Lancashire & Yorkshire Railway signalling survivors:
Electro-pneumatic ground (dwarf) signal
The Bala Lake has two Lancashire & Yorkshire Railway ground signals: a two-arm mechanical signal previously located opposite the signal box, and a two-arm low pressure pneumatic signal, presumed to be from Bolton West. These signals were manufactured by Westinghouse and installed at Bolton (from September 1903) and Southport (1918). These had an india-rubber tip to the arm to reduce the risk of injury. The use of wood was apparently to reduce the risk when situated close to live third rails, as would certainly be the case at Southport. The L&YR electrification never got to Bolton, but Bolton may yet see the 'sparks effect' as it is not one of the currently descoped electrification plans announced after the 2015 General Election.
Electro-Pneumatic Ground Signal
Note how the tip is clearly of wood, whilst the body - including the spectacle plates - is cast iron. There is no evidence of the india-rubber tip. The second, lower, arm was probably removed during its time at Bolton, as the layout of the station was greatly simplified prior to the abandonment of the electro-pneumatic installation.
A photo of a single-arm electro-pneumatic dwarf signal in BR days at Bolton West can be viewed here, and a shot showing it 'off' here. However, also on Flickr, is this very interesting photo by David Ingham of a two-arm electro-pneumatic dwarf signal with only the upper arm present in-situ at Bolton...sadly, there are sufficient detailed differences to suggest this isn't the same signal.
A note of the Lancashire & Yorkshire Railway's electro-pneumatic signalling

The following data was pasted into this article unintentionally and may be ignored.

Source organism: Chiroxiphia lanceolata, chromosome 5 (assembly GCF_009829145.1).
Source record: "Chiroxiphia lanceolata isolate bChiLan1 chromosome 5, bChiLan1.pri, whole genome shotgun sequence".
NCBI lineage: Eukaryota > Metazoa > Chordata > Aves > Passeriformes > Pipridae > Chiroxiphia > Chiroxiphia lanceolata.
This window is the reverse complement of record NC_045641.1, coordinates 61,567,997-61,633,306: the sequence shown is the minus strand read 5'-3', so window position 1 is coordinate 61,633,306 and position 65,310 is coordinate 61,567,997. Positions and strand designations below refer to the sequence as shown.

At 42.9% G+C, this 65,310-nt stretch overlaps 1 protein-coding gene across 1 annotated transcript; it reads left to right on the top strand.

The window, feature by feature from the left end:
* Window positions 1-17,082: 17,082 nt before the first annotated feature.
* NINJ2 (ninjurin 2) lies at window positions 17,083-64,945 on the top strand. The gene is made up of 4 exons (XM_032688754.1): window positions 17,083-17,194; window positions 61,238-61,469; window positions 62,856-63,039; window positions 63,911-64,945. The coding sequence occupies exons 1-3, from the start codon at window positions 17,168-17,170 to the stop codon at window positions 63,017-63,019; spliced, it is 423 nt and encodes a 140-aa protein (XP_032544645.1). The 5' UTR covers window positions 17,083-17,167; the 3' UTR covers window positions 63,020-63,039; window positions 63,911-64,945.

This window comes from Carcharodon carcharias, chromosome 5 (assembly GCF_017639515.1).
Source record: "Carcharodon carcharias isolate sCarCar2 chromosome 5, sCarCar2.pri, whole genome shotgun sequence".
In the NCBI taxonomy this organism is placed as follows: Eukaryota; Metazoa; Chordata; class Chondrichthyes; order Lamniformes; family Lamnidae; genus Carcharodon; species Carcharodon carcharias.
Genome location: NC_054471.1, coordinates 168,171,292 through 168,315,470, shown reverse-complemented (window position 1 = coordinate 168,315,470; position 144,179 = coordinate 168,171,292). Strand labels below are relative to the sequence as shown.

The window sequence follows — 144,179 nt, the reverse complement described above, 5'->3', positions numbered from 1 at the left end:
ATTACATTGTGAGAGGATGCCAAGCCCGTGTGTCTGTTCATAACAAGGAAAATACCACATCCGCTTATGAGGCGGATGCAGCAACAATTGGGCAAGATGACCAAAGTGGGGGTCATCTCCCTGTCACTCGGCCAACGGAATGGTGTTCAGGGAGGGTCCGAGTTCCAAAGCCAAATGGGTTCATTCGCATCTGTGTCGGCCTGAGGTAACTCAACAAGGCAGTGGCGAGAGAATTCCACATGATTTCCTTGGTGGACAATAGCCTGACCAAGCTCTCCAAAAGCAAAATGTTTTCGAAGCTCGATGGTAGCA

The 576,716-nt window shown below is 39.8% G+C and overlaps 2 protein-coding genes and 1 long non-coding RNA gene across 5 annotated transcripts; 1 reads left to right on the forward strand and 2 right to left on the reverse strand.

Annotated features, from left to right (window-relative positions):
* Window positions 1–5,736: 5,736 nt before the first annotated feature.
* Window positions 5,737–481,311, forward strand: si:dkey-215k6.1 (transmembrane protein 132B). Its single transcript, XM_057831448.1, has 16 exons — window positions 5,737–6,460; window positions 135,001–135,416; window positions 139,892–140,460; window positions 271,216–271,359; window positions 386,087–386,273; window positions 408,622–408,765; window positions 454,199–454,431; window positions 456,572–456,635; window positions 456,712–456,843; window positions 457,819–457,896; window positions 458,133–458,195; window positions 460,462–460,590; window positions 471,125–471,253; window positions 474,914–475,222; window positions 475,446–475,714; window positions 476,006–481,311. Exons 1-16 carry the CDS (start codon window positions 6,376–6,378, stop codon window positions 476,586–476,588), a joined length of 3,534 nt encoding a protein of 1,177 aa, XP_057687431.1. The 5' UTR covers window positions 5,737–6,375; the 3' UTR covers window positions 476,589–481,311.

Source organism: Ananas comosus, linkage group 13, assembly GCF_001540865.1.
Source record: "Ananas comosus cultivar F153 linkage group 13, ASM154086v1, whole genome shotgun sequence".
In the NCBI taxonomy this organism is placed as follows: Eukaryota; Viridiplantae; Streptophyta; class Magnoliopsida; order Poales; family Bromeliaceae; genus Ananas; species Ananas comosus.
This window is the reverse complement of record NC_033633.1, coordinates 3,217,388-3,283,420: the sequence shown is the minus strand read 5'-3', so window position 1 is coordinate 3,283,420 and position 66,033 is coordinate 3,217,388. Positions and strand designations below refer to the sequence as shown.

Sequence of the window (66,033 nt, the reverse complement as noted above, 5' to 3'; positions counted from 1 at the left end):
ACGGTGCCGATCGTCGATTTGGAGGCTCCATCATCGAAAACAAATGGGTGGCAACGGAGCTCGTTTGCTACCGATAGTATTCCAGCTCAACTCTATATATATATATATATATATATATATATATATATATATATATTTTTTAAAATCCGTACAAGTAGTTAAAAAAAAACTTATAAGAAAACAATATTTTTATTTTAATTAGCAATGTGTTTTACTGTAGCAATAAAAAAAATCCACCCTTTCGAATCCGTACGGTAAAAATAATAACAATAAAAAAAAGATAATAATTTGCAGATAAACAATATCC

John Marshall in his three volume history of the Lancashire & Yorkshire Railway suggests that the Bolton West installation was the first in the country. In the L&YR Society newsletter number of 137 of January 1986Trevor Sutcliffe notes that there were, in fact, other prior Westinghouse installations at Bishopsgate (GER) and Tyne Dock (NER), although these were for goods lines. The LSWR had a main line installation dating from 1902 which included automatic operation with the signals returning to danger when trains passed, and cleared automatically once the section was unoccupied.
The Bolton West installation was a pioneer in that it was the first electro-pneumatic installation to control a triangular junction used by passenger trains, with one box controlling all three junctions. Trevor suggests that the scrapping of the installation was due to subsidence, with the box sinking by over a foot since 1903. The box was entirely built of timber but the lower portioned had been covered by brick during WW2.
The demise of Bolton West was recorded in the LYRS Newsletter number 141, along with Bolton East and Burnden Junction; control was transferred to a Portakabin adjacent to the old Bolton East box in mid-1986.
The 'elecro' part of the Westinghouse system can be seen in a recent installation on a Welsh narrow gauge railway, as the Ffestiniog Railway has used parts of a frame salvaged from Doncaster at its Porthmadog Harbour station.